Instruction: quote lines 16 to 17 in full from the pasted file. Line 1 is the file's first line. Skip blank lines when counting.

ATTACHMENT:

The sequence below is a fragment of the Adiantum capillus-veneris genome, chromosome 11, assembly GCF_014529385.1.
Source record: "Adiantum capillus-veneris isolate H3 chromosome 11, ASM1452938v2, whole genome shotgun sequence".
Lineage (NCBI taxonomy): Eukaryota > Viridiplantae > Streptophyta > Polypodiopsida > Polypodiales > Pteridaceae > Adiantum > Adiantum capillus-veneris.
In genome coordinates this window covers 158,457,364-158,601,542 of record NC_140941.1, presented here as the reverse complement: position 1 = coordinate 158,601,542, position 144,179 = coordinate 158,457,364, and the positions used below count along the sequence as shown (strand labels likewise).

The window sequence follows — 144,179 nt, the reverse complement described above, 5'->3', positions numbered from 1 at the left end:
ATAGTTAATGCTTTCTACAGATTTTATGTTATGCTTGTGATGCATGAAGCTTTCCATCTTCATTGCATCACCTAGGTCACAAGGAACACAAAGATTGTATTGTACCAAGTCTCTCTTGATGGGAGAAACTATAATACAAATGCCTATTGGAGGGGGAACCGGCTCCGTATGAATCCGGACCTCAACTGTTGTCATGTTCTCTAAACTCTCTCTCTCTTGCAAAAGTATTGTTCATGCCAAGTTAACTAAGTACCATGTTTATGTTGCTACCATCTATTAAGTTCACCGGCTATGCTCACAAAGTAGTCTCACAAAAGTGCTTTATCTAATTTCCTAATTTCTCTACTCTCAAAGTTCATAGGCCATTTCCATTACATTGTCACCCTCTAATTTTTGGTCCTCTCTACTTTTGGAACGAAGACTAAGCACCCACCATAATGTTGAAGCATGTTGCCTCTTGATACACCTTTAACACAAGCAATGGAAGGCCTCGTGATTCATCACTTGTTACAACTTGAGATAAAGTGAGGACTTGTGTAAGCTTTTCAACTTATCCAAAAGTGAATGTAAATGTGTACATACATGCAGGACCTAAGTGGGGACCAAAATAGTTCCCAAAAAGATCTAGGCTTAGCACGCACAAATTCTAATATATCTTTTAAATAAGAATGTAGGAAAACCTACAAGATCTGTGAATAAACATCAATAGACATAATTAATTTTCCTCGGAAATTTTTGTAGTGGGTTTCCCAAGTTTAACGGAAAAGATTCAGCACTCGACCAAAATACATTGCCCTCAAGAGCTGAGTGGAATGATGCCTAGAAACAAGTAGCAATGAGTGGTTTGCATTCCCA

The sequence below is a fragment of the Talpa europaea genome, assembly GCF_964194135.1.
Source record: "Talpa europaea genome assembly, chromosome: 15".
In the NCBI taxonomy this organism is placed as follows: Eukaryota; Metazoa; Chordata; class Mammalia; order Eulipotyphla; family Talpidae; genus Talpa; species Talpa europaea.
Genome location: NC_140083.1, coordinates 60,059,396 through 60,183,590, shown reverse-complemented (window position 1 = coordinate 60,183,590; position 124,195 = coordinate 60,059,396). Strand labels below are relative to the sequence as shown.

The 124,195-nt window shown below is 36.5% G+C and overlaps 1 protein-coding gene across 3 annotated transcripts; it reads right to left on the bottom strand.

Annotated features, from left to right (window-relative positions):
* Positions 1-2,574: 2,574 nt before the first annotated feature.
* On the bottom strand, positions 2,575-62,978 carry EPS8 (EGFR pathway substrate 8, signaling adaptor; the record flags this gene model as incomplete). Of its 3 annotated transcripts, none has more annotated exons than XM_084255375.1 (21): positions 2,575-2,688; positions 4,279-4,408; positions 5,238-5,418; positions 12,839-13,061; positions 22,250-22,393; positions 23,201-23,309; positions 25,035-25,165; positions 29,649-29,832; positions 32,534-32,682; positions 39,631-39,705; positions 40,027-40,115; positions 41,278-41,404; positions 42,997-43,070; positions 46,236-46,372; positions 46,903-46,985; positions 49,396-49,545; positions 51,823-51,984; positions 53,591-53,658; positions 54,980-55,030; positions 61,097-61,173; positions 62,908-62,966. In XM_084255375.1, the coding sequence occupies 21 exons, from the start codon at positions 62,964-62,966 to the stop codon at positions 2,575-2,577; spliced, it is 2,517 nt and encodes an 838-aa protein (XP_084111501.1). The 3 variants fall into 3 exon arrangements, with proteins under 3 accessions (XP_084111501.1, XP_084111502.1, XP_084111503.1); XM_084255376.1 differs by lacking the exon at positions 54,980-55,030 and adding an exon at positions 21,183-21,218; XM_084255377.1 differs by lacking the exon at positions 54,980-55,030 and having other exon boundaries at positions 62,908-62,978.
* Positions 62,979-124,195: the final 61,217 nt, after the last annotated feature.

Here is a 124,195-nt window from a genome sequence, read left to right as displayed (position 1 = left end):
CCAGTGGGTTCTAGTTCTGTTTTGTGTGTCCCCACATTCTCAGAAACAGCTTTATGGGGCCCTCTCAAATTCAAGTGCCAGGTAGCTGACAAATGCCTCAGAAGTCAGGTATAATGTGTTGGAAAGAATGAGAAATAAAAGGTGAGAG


Here is a 124,195-nt window from a genome sequence, read left to right as displayed (position 1 = left end):
CCAGTGGGTTCTAGTTCTGTTTTGTGTGTCCCCACATTCTCAGAAACAGCTTTATGGGGCCCTCTCAAATTCAAGTGCCAGGTAGCTGACAAATGCCTCAGAAGTCAGGTATAATGTGTTGGAAAGAATGAGAAATAAAAGGTGAGAG